Economists widely expect the central bank to hold its trendsetting rate steady well into next year, so Wednesday's announcement came as no surprise.
"The bank did precisely what was expected of them today: nothing," BMO Capital Markets chief economist Doug Porter said in a note to investors.
"If anything, the tone of the statement was slightly more dovish, noting the more moderate global backdrop, less certainty on the output gap and still relatively relaxed on the household debt front.
"The bottom line is that we are still looking at a very long period of inactivity by the bank, and may well be talking about four years of unchanged rates a year from now."
That wait-and-see approach would appear to suit Bank of Canada governor Stephen Poloz just fine. He has been on the job since early June and shows no sign of breaking from the monetary policies of his predecessor, Mark Carney, who took up a new post this summer as head of the Bank of England.
"Add it all up and this is a central bank that believes that growth will pick up in 2014 and that will eventually require higher rates, but which is happy to sit on the sidelines and wait for substantial proof such an acceleration is underway before raising rates," CIBC World Markets economist Avery Shenfeld said in an investors' note.
"We still look for the first hike in early 2015, with some risk of a move late in 2014 if there are upside surprises to our forecast."
In the explanatory note to Wednesday's announcement, the Bank of Canada said it intends no changes as long as considerable slack remains in the economy, inflation remains muted and household finances continue to improve.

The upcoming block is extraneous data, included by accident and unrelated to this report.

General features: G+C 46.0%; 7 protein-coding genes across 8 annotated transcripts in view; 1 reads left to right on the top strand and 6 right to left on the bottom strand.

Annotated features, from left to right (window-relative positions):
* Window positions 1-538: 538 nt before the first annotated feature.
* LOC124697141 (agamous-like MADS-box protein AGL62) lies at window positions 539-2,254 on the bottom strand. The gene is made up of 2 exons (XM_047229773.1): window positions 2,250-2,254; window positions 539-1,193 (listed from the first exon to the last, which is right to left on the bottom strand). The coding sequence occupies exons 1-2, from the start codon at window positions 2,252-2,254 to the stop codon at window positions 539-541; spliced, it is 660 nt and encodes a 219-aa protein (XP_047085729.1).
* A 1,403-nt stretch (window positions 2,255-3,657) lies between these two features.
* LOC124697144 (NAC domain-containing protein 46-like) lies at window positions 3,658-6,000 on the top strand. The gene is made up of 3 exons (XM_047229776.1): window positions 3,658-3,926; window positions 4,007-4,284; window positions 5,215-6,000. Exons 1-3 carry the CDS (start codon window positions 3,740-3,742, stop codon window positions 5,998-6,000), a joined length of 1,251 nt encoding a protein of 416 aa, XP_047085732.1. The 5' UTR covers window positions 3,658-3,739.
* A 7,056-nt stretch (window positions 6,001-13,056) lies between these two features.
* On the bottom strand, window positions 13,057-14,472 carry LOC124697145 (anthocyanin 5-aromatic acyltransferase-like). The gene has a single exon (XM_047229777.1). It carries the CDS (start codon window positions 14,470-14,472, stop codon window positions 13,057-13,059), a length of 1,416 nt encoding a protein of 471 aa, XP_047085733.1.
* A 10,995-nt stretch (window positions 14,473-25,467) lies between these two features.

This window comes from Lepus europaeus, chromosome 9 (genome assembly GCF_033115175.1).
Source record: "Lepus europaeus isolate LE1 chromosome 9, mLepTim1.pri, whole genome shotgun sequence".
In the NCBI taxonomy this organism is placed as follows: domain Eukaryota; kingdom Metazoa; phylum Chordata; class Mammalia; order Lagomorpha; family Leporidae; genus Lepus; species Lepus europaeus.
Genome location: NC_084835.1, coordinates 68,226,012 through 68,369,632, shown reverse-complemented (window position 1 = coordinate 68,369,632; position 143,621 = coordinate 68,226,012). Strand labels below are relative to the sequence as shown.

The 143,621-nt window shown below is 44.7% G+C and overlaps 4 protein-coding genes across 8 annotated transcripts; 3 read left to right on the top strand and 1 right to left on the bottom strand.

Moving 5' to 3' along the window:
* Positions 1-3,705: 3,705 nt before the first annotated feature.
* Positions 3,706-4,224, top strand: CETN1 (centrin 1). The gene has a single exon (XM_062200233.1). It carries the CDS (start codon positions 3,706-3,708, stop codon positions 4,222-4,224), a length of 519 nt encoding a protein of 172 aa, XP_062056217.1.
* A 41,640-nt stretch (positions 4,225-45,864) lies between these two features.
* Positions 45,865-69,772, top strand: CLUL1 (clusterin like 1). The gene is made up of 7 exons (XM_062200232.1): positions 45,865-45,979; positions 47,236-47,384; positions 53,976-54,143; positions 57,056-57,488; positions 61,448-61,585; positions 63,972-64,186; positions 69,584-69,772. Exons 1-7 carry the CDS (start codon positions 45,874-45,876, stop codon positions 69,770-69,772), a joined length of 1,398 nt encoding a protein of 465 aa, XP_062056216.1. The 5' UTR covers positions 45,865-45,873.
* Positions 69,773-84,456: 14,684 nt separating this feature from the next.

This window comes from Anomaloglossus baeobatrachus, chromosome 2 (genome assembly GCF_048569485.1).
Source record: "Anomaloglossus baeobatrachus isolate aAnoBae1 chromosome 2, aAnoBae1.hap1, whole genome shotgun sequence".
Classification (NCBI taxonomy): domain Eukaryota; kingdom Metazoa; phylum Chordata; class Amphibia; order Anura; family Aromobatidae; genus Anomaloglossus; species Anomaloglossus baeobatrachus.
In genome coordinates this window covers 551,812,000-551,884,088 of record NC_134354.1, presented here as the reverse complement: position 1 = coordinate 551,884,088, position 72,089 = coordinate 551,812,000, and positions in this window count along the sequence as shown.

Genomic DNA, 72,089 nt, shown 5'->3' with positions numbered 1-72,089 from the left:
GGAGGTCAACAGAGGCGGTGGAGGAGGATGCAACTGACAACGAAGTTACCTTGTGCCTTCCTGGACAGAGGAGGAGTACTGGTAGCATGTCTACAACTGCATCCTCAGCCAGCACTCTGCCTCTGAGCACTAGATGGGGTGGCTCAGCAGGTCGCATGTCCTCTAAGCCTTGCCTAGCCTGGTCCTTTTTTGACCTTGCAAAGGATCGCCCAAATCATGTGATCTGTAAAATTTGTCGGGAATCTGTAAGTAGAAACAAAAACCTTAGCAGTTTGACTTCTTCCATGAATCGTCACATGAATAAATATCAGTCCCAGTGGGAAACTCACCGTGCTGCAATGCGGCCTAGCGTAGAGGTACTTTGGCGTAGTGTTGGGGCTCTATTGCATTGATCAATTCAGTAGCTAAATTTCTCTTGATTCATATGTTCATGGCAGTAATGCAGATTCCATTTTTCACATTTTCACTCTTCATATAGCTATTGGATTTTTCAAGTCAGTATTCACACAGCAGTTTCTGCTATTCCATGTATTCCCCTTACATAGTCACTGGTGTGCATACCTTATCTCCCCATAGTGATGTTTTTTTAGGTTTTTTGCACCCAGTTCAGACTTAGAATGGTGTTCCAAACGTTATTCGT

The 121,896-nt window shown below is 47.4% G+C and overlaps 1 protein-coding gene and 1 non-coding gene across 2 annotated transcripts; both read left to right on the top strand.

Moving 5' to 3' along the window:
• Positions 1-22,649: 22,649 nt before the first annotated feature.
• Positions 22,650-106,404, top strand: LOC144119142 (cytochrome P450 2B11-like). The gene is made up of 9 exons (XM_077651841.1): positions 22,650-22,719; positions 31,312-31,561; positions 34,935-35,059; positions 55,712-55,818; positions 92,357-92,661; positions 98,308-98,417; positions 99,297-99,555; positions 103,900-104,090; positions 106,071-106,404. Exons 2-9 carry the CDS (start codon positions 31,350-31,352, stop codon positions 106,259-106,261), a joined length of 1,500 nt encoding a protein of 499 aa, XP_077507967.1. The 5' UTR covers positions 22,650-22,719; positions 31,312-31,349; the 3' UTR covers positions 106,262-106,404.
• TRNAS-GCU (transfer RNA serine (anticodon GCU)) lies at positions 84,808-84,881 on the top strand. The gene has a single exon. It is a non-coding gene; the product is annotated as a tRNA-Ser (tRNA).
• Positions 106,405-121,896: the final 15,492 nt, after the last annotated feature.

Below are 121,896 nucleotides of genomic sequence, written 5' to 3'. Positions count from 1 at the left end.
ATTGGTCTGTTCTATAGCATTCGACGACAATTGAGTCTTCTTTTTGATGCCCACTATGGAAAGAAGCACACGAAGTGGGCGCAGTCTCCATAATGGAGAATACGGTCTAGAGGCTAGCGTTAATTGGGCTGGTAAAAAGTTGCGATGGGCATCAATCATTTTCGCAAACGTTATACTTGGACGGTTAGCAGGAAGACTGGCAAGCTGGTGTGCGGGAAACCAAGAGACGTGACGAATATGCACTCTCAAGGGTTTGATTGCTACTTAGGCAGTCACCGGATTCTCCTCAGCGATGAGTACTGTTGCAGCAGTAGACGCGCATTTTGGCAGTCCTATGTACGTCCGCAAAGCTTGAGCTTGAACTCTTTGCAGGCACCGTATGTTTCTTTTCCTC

Sluggish exports and business investment have slowed the country's economic growth, the bank said.
"Uncertain global economic conditions appear to be delaying the anticipated rotation of demand in Canada towards exports and investment."
To underscore that point, new figures Wednesday from Statistics Canada showed the country's exports fell to $39.2 billion in July, down 0.6 per cent from the month before.
At the same time, imports grew slightly, to push the country's merchandise trade deficit with the world to $931 million in July from $460 million in June.
Meanwhile, the Bank of Canada noted the housing sector has been slightly stronger than anticipated, while household credit has continued to slow and mortgage interest rates are higher, the bank added, all of which point to "a continued constructive evolution of household imbalances."
The bank also said the global economy has less momentum than anticipated.
"In Europe, there are early signs of a recovery and Japan's situation remains promising," it said.
"In a number of emerging market economies, financial volatility has increased, adding uncertainty to growth prospects, although China continues to grow at a solid pace."
While commodity prices have been relatively stable, the bank says geopolitical tensions — which presumably include the bloody conflict in Syria and the continued unrest in Egypt — are raising the global price of oil.
The bank took a slightly dimmer view than it has previously of short-term economic growth in the United States, said RBC assistant chief economist Dawn Desjardins.
"While today's statement incorporated a slightly less optimistic view of the near-term outlook for U.S. growth and acknowledged that in turn, a firming in Canadian export and business investment was evolving slower than projected, the main thresholds required for the bank to start to reduce the amount of stimulus remained intact," she wrote in an investors' note.
The bank's next rate announcement is scheduled for Oct. 23.
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